Hypocrisy: Thy Name is McCain
Last week Senator Obama opted out of public financing for his general election campaign, the first presidential candidate to do so in over 30 years. This decision was counter to a response he made last year in a questionnaire where he said if nominated he would negotiate with his opponent to create a fair, publicly-financed campaign. His decision to back away from that stance was controversial and opened him up to criticism of being a "typical politician," saying one thing and doing another; not keeping his promises, etc.
In defending Obama, let me just say that he's not, as many Conservatives implied, "going back on his promise" to accept public funding. There was never a promise or commitment made; just statements in favor of public financing. That said, I'm sure he expected that Republicans would pounce all over this, and even though a promise hasn't been broken, it is a dramatic change of direction.
Will this controversy pass? Likely for now it will, but it's sure to be brought back once campaigning begins and debates are held after the party conventions. Is this announcement worth some air time and column inches? Certainly. But what's noticeable to me is the hypocrisy of McCain and the press' refusal to cover it. (Note that I said "noticeable," not "surprising.")
McCain, of course, was quick to criticize Obama's decision, and he used some harsh words in his statements calling Obama's trustworthiness into question. "This election is about a lot of things but it's also about trust. It's also about whether you can take people's word... [T]his is a big deal, a big deal. He has completely reversed himself and gone back, not on his word to me, but the commitment he made to the American people." However, Senator McCain is himself involved in a more serious campaign financing issue -- one that includes breaking the law and going back on a legally binding commitment.
Early in the Republican Primary, Senator McCain's campaign was adrift, and many were counting him out. Money wasn't coming in, so he committed to using public financing for his Primary bid. He did not simply say he favored this in an interview; he signed on the dotted line. Senator McCain even went so far as to use his commitment to public financing as collateral on a loan he took out to fund his campaign.
A few months later, after his campaign brought itself back to life and it became clear he was to be the presumptive Republican nominee, McCain decided that he no longer wished to be constrained by the limits of public financing and declared that he was self-financing. Federal Election Commission chairman David Mason sent McCain a letter saying that he cannot simply opt out of the public financing system without FEC approval -- approval which he has not been granted. McCain's response to that letter was... to not respond.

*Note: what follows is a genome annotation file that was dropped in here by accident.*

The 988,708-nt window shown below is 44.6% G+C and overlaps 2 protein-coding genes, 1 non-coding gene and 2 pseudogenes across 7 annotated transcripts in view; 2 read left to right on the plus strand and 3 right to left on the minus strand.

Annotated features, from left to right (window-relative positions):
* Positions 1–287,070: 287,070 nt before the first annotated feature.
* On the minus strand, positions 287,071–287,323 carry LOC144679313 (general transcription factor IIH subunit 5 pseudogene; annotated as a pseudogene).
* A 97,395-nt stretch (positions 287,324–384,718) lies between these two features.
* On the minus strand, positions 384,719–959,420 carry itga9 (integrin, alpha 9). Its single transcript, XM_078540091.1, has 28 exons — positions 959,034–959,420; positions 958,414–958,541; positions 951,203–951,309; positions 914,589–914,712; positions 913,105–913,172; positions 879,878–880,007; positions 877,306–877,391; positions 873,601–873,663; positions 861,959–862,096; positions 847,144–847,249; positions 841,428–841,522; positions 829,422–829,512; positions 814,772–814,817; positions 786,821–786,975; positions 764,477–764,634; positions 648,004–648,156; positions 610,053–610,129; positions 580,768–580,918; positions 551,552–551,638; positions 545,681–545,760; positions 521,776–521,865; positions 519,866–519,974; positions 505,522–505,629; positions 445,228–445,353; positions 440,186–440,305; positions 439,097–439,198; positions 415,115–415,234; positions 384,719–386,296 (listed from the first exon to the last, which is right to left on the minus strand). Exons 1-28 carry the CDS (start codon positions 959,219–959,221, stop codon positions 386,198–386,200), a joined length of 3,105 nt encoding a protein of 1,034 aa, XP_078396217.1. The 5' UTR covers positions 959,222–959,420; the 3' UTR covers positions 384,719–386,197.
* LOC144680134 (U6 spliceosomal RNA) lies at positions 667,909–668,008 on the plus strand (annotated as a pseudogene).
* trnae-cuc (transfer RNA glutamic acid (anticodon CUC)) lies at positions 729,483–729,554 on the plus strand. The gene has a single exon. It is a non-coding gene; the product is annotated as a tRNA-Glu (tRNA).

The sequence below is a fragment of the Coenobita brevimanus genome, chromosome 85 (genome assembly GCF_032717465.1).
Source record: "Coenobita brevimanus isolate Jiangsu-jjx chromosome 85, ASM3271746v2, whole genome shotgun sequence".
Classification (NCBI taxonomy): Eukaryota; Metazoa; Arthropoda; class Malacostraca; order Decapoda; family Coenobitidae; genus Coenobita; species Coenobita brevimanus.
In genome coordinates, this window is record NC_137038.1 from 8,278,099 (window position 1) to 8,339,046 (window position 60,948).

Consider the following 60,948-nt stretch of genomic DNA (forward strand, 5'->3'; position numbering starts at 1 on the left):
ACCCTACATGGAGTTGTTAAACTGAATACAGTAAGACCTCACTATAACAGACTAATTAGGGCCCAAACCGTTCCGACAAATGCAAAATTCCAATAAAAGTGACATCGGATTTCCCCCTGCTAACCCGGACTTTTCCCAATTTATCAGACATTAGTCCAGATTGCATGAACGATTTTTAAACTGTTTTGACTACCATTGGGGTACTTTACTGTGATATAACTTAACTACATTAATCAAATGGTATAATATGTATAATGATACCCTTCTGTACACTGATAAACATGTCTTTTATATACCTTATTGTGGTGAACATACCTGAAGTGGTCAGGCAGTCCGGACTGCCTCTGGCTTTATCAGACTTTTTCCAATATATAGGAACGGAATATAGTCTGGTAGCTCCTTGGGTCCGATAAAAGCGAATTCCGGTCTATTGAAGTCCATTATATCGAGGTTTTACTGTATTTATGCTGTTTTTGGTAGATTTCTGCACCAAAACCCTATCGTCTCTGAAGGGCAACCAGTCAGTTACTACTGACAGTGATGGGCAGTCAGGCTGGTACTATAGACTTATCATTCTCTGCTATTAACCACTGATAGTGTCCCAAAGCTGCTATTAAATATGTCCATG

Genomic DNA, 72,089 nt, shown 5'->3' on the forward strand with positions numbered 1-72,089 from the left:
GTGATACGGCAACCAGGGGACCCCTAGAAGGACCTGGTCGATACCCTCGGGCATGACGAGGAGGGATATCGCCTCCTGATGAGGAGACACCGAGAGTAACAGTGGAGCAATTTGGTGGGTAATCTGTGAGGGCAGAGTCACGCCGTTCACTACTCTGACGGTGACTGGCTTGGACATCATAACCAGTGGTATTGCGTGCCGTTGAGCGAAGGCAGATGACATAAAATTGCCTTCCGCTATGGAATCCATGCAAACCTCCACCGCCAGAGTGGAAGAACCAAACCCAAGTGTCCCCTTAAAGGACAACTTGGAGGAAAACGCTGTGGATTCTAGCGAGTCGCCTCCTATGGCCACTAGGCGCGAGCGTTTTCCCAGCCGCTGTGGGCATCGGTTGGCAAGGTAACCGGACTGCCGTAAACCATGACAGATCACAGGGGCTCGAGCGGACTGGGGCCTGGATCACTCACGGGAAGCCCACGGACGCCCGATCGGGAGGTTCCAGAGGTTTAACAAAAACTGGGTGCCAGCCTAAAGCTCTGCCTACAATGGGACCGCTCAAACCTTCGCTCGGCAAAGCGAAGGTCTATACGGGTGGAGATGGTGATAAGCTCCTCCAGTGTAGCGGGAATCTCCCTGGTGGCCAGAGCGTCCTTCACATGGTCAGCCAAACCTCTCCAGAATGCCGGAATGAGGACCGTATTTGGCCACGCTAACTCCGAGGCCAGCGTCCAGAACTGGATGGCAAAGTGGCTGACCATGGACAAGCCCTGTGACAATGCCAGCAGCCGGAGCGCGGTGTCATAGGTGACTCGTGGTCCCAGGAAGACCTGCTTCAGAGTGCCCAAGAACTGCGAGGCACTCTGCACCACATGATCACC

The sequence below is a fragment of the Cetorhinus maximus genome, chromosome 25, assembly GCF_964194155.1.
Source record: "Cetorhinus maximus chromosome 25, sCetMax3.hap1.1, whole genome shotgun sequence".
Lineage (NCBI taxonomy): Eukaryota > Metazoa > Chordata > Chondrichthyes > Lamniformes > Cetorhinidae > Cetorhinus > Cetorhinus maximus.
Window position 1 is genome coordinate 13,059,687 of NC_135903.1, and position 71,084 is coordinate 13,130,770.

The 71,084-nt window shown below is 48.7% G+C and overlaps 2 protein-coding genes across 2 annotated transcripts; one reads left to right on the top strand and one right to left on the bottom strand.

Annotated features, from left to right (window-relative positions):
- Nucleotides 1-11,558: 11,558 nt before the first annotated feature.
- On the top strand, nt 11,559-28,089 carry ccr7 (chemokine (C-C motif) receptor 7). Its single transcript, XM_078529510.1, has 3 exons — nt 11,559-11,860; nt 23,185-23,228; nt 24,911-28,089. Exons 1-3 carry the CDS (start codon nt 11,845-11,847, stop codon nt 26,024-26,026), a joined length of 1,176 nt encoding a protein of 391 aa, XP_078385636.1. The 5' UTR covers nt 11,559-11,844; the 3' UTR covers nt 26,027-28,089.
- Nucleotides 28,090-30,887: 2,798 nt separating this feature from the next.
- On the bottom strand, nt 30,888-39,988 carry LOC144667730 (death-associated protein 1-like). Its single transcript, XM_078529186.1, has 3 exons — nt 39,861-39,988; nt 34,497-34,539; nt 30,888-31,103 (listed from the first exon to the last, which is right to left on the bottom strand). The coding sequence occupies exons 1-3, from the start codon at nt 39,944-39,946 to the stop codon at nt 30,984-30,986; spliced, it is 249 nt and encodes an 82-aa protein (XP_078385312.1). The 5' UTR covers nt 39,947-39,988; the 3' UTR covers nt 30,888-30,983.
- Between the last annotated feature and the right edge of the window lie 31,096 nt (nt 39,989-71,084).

To date, McCain has continued to raise and spend money in excess of the legal limits placed upon him by his commitment to receive public funding, and he is breaking the law every day he continues to do so. In addition, since McCain surely understands the legality of his earlier decision to accept public funding, his willful disregard for that agreement puts him in serious legal jeopardy. The Washington Post stated, "Knowingly violating the spending limit is a criminal offense that could put McCain at risk of stiff fines and up to five years in prison."
How many articles have you read about Obama's decision to forgo public financing? And how many mentioned McCain's own public financing woes? I'm willing to bet none of them. But rather than turn this post into a criticism of the press (which they deserve), I'd like to keep the focus on McCain's flip-flopping -- and law breaking.
If Senator McCain is willing to knowingly break the law to achieve his fundraising goals, his values and ethics should be called into question. Unlike Obama, who went back on stated plans but broke no promises (or laws), McCain's judgment here is seriously questionable.
To borrow some of McCain's own words, this election is about a lot of things, but it's also about trust and about whether or not you can take people's word. This is a big deal. Senator McCain has completely reversed himself and gone back on the commitment he made to the Federal Election Commission as well as the American people.